Two American guys over 6’3”, two American girls under 5’1”, one Ghanaian woman with fabulous hair, and two Ghanaian men with almost no hair at all. This is our multi-cultural/racial/gendered little family and we have embarked on an attempt to run a cooperative household (a la the Berkeley co-ops) while simultaneously operating a community development NGO. Two weeks into this little social experiment I wasn’t sure how it would all turn out, but now, at the cusp of a new brigade season (read: living outside of the house for about a month while coordinating student groups on community projects) I can look back and marvel at how well it all went after all.
The basis of our living arrangement here at GB Ghana stemmed from a) the fact that we started as a very small staff of only 7 who all needed to live near each other and an office, and b) the fact that both Orion and myself had amazing experiences living in co-ops in Berkeley and wanted to recreate that sense of community and family with our staff here in Ghana. Housing for such an endeavor was, I’m told, no easy task, but they did manage to find us an oddly interesting and very nice large house in the town of Baifikrom-an offshoot of the major market hub of Mankessim here in Ghana’s Central Region. Thus, the Baifikrom House was born and we all moved in little by little over the months of September and October.
To move in to a large, empty, unfurnished house in the middle of Ghanaian farm lands is quite a transition, but a welcome one for sure. Having lived the past 4 years between a Southern California suburb, a bustling college town in the SF bay area, and the craziness that was Buenos Aires, peace and quiet was a welcome shift. In my first few weeks here I quickly settled into a nice little routine of work, runs through the countryside, chai tea on the balcony at sunset, and easy nights of learning to cook Ghanaian dishes with an earthenware masher (mortar and pestle). As foreign staff trickled back in from various trips abroad we embarked on setting some structure for our household and were fortunate to have the three of the most easy-going, open-minded Ghanaians I’ve met who were kind enough to humor our odd-sounding co-op intentions long enough to genuinely start enjoying it. Our first house meetings were an interesting attempt to reconcile very distinct cultural expectations of what a household should look like and who should be responsible for what, but we managed to strike enough of a balance where everyone was mostly happy and the chores shared by all (including everyone cooking twice a week in pairs which made for some interesting fusion dishes).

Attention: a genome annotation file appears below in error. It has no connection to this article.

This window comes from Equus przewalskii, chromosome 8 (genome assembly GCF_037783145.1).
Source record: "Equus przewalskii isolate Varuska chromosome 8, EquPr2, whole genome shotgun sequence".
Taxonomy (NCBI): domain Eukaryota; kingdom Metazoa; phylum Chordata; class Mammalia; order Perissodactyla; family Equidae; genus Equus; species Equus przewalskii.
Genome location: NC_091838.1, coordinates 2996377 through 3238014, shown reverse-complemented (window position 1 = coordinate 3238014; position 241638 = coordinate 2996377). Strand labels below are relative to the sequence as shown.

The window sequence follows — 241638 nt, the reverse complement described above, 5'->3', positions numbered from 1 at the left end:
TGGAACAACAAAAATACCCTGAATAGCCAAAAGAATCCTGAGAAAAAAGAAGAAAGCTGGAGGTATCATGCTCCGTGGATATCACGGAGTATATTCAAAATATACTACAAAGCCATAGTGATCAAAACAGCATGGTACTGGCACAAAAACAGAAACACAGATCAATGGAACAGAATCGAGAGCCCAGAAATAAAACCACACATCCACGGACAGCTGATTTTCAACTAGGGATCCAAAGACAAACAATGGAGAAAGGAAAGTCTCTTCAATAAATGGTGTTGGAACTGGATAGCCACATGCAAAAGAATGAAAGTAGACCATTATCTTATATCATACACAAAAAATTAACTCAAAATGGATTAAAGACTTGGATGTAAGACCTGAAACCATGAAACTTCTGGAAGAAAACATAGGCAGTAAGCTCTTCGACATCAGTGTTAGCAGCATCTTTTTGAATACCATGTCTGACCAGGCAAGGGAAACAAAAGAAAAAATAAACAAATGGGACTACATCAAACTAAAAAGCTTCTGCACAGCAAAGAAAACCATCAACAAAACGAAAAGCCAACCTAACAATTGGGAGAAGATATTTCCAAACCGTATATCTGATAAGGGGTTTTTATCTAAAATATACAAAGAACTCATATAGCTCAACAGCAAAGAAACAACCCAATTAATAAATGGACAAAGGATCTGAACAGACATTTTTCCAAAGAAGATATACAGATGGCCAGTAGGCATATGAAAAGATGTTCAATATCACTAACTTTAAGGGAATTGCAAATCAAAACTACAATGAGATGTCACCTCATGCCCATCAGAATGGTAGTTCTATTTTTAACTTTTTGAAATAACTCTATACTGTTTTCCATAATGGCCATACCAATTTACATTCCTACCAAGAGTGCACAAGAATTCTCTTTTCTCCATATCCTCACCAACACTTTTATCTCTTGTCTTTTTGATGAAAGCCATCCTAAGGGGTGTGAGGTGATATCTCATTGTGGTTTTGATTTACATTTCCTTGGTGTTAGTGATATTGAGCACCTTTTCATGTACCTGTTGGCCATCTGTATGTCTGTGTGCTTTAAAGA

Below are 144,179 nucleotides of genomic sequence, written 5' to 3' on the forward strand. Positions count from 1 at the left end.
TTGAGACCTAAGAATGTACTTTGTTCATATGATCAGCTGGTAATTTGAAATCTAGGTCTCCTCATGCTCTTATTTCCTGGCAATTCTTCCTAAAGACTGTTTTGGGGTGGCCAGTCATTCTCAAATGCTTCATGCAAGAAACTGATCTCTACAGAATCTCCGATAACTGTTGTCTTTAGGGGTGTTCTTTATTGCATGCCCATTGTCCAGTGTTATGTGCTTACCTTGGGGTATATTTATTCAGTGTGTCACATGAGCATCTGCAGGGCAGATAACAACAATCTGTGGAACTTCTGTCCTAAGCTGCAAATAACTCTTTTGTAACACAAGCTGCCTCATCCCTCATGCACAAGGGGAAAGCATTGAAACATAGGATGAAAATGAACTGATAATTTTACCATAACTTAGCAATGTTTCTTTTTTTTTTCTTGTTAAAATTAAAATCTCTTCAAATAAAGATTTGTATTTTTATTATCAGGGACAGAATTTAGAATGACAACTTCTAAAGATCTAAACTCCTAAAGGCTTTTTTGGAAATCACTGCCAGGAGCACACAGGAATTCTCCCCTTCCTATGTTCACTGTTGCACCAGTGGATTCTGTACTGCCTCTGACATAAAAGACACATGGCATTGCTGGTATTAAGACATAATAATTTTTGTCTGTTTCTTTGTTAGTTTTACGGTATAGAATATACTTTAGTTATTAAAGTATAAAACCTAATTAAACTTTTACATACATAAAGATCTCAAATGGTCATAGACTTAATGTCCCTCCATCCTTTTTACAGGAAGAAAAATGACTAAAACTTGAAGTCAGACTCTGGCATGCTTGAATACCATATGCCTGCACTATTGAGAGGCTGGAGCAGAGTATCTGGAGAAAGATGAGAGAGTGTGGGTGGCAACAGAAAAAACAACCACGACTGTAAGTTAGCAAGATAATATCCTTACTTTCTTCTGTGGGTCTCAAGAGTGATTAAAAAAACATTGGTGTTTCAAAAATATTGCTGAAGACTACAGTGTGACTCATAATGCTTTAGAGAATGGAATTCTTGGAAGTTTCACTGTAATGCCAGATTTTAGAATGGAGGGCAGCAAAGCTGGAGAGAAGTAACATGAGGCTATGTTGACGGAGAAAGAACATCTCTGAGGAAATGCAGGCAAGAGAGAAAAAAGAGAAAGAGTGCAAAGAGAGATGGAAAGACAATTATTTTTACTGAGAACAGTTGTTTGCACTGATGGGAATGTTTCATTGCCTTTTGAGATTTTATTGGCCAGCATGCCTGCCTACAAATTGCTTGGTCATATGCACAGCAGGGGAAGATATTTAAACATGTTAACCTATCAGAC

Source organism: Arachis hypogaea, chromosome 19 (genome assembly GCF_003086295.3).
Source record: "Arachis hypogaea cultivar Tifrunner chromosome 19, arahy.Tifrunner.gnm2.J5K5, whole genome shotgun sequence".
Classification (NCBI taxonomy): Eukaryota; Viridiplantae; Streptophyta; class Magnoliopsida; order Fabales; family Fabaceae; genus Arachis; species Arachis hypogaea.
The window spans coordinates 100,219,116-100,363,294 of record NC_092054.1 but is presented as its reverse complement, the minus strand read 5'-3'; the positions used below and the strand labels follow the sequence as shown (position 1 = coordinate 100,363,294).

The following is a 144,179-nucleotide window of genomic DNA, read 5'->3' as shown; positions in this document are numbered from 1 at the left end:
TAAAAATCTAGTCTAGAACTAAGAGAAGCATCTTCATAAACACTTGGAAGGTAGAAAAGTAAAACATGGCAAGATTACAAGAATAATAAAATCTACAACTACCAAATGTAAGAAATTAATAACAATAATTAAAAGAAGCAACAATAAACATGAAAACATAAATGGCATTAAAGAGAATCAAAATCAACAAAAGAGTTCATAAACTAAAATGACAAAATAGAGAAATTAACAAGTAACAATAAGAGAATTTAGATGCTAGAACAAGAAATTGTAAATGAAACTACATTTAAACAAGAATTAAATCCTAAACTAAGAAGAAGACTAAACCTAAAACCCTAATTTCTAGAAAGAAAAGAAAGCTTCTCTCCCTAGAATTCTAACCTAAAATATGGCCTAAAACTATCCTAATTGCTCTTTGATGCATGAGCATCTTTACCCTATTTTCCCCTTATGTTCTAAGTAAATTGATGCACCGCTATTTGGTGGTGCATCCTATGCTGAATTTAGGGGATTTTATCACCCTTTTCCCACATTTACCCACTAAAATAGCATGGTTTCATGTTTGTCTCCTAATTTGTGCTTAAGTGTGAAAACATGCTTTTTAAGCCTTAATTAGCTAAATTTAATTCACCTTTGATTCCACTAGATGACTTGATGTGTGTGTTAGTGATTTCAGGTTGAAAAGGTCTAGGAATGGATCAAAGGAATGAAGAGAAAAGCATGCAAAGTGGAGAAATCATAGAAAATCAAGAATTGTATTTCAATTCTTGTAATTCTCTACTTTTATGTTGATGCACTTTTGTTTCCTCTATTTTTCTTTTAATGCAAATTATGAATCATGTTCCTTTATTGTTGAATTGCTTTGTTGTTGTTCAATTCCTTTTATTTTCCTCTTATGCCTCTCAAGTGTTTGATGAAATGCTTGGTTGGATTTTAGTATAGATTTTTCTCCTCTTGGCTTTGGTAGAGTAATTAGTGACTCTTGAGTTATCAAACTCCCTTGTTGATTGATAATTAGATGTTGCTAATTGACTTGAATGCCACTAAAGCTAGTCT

By the middle of November we really found our stride as a group with house meetings being entertaining and productive, a hilarious comment box tradition, and everyone bonding on both group and individual levels. I think one favorite moment was when the whole group of 7 erupted into enthusiastic “snaps” in support of a new composting/herb garden endeavor (could have been straight out of a Davis House meeting for sure). There are even interactive charts on the Kitchen walls to remind everyone who’s cooking what day or who’s going shopping on market day for fresh vegetables (each house member has a little paper-doll version of themselves to slip into the appropriate chore slot). We even had Thursday night group activities, which never fully took off but we did manage to have an open mic reading night, some great story times, and many a mini-soccer match in the front yard.
In this way, the seven of us had an amazing couple of months as our little GB Ghana family and set the foundation for a rapidly growing but cooperatively managed household which now holds 11 people and will continue to absorb more over the next few months. Walking around Baifikrom house today, one could confidently say that yet another beautiful part of cooperative living is that it transcends borders and cultures too 🙂